"The unequaled (sic) and tragic circumstances of the Titanic disaster which has stunned the world, and hangs like a pall upon the hearts of all men everywhere, holds at least one mitigating circumstance which amidst universal pain and distress casts forth an unspeakable hope and tempers our grief with a sense of pride for the race of man," wrote the Rev. E. Vicars Stevenson of Grace Episcopal Church in Plainfield, in a letter to the editor that appeared in the Courier-News on April 19, 1912. "I speak of the splendid courage and fortitude of those who are gone; the manhood and womanhood of those who met such a death so splendidly," Stevenson invited all members of the community to a Memorial Service for the Dead at the church.
On Sunday, April 21, 1912, local pastors referred to the Titanic disaster in sermons or prayers. At Crescent Avenue Presbyterian Church in Plainfield, the Rev. Dr. Sheridan Zelle, read, "I charge therefore, that, first of all, supplications, prayers, intercessions and giving of thanks, be made for all men," the words of the Apostle Paul as recorded in the second chapter of the First Epistle in Timothy, according to a report in the Courier-News on April 22, 1912.
Some of the information was compiled with Encyclopedia Titanica, www.encyclopedia-titanica.org.
NJ victims, survivors
In addition to Blank, O'Keefe and Gwinn, New Jersey residents on the Titanic included:
- John Ashby, who was living in West Hoboken with his wife Emma in 1912. He died in the sinking.
- Stephen Weart Blackwell, who, according to the 1870 and 1880 censuses, lived in Trenton. He died in the sinking.
- William Hull Botsford, who lived in Orange. He died in the sinking.
- Alexander Taylor Compton, who lived in Lakewood. He died in the sinking. His mother and sister survived.
- Alexander Taylor Compton, who lived in Lakewood. Survived.
- Sara Rebecca Compton, of Lakewood. Survived.
- Elizabeth Dowdell, born in West Hoboken. Survived.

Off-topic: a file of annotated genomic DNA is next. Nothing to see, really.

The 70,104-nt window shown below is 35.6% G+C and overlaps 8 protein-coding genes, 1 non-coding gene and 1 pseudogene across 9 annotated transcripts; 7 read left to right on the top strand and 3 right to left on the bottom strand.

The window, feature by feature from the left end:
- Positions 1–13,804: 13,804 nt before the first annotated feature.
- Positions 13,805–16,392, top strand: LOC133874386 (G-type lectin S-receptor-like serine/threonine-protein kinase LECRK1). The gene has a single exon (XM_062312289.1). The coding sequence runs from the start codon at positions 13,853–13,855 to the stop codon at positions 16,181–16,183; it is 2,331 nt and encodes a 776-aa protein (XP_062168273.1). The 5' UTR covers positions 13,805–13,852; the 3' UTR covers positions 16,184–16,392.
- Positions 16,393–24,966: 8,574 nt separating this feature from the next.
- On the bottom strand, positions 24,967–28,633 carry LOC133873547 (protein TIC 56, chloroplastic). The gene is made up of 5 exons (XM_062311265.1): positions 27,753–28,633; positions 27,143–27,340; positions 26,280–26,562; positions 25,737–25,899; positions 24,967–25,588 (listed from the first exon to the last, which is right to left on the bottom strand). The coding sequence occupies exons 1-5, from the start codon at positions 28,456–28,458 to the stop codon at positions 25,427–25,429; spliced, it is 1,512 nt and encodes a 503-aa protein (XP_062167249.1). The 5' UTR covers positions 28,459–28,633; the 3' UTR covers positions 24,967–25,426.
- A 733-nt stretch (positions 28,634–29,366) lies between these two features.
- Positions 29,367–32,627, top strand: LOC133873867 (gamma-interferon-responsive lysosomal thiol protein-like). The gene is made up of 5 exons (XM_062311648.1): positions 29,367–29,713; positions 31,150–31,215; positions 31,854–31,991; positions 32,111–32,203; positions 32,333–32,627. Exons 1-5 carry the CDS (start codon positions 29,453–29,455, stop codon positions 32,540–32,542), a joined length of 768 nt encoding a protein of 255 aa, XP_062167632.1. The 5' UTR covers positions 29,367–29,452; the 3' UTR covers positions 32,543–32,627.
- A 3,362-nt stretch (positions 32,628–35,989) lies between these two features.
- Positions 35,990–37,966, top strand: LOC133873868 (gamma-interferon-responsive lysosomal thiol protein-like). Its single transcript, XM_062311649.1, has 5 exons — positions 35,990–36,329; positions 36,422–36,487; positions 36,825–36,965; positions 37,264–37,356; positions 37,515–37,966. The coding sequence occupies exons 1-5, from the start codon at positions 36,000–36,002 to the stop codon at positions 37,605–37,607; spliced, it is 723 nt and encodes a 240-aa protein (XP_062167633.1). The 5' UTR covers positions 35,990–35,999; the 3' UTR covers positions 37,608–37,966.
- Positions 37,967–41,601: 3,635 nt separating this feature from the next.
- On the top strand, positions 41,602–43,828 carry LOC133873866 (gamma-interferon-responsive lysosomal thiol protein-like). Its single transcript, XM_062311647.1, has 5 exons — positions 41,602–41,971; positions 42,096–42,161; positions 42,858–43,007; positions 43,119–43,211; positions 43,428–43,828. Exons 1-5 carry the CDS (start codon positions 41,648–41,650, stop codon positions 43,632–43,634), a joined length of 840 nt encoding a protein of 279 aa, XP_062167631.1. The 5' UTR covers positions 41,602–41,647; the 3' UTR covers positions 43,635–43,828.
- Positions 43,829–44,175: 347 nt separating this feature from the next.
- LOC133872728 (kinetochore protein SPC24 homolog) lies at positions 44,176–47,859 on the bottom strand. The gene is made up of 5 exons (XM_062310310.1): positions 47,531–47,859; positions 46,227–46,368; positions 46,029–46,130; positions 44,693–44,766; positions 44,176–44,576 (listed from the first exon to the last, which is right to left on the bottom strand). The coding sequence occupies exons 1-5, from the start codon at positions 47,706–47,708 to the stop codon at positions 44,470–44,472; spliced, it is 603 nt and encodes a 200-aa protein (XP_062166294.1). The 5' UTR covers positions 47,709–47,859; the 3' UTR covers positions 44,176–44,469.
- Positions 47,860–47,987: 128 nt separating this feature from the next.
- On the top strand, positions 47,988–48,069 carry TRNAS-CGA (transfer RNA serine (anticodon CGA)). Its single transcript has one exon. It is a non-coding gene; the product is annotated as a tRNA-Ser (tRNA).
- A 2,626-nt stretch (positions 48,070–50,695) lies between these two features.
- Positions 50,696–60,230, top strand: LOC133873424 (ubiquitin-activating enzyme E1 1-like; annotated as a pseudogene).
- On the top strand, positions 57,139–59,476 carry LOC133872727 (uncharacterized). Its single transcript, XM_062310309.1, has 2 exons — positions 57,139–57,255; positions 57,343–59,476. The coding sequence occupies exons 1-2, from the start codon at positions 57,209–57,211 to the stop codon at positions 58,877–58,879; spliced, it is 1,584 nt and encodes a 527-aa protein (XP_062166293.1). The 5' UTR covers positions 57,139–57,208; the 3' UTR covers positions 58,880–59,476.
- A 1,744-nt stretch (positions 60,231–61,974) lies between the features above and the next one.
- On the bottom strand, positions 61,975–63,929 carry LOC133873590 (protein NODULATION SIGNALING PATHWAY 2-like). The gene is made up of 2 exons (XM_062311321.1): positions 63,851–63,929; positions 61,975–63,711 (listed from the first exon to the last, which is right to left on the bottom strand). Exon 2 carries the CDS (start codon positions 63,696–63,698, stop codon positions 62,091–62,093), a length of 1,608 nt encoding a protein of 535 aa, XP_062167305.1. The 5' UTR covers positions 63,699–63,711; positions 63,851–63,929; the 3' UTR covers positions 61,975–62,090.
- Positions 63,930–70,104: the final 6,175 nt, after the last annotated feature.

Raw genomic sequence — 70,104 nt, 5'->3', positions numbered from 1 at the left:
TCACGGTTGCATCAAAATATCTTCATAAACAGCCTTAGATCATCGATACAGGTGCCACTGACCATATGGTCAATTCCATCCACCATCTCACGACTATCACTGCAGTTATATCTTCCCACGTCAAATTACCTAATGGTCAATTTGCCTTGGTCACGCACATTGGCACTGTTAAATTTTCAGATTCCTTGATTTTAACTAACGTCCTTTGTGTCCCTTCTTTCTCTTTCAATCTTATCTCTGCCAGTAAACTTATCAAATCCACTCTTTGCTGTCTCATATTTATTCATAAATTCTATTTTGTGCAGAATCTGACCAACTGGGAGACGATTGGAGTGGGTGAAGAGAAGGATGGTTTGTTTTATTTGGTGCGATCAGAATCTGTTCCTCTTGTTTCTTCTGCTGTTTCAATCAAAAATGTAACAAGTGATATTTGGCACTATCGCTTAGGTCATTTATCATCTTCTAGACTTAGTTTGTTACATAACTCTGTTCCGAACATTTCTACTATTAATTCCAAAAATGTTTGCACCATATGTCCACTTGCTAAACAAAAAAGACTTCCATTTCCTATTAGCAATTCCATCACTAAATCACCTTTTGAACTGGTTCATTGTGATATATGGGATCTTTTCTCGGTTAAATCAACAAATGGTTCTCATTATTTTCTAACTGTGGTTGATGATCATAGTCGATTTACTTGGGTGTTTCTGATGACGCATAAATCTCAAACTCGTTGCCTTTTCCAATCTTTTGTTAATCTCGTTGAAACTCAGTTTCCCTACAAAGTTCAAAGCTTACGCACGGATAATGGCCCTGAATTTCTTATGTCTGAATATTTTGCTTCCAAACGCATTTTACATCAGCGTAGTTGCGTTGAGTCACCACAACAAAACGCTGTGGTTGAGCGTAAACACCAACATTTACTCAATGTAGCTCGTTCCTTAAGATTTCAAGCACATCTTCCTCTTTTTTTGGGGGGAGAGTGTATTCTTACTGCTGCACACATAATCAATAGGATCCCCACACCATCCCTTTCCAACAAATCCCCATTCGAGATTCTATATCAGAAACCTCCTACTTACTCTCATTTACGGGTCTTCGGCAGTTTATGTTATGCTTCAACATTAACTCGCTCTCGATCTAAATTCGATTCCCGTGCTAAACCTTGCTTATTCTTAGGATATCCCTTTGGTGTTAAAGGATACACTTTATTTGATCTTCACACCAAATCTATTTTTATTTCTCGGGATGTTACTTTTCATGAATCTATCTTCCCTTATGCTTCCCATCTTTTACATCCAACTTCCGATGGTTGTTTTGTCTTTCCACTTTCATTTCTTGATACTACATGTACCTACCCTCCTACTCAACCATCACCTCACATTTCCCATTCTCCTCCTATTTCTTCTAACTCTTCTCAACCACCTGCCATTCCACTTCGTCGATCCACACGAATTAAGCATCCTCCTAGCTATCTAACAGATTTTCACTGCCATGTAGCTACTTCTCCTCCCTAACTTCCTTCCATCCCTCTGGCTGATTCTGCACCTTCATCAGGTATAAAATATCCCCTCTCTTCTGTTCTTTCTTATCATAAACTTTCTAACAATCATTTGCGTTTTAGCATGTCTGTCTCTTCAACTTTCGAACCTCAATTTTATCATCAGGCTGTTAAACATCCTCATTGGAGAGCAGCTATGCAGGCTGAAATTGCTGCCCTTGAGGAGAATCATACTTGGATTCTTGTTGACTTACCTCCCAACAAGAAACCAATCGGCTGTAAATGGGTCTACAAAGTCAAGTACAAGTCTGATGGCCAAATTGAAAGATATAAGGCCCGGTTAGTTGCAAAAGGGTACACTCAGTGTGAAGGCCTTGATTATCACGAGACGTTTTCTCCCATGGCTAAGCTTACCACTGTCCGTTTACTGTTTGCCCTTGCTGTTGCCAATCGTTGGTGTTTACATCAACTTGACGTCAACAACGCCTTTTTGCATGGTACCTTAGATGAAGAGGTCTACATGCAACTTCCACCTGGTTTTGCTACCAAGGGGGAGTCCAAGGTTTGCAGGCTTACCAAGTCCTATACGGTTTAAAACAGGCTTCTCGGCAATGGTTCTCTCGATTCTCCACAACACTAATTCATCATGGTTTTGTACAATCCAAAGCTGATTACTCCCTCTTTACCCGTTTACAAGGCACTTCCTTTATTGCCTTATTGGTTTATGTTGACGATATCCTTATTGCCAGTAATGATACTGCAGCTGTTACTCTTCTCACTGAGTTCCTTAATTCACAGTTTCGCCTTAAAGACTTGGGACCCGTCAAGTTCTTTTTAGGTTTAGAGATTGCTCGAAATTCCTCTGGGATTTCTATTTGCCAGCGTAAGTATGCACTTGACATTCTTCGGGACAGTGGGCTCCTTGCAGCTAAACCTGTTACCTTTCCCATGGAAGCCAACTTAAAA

- William Cahoone Johnson Jr. of Hawthorne. He died in the sinking.
- John Joseph Kiernan of Jersey City. He died in the sinking. His brother was also lost.
- Thomas Joseph McCormack lived in Bayonne in 1920. Survived. He died in Elizabeth in 1975 and is buried in Jersey City.
- Leonard Charles Stanley Moore of Hoboken. He died in the sinking.
- Elizabeth Nye. Survived. She died in Asbury Park, on Nov. 22, 1963, at age 81.
- Peter Henry Renouf and his wife Lillian Elizabeth Jefferys appeared on the 1910 census living in Elizabeth. Peter Renouf died in the sinking. His wife Lillian was saved.
- Washington Augustus Roebling II was born in Trenton on March 25, 1881. He died in the sinking. His father Charles, a member of the Trinity Episcopal Church in Trenton, later had the west wall of the cathedral rebuilt as a memorial to his son.
- Charles Emil Henry Stengel was born Nov. 19, 1857 in Newark. Survived.
- Annie May Stengel, née Morris, wife of Charles Emil Henry Stengel. Survived.
- Frederick Sutton lived in Haddonfield. He died in the sinking.
- Elmer Zebley Taylor (Juliet Cummings Wright). Survived. Juliet and Elmer resettled in East Orange. Died in Atlantic City on April 23, 1927, aged 64.
- Elmer Zebley Taylor. Survived. Elmer and his wife Juliet resettled in East Orange in 1914. He died on May 20, 1949, aged 85.
- William Anderson Walker, of East Orange. He died in the sinking.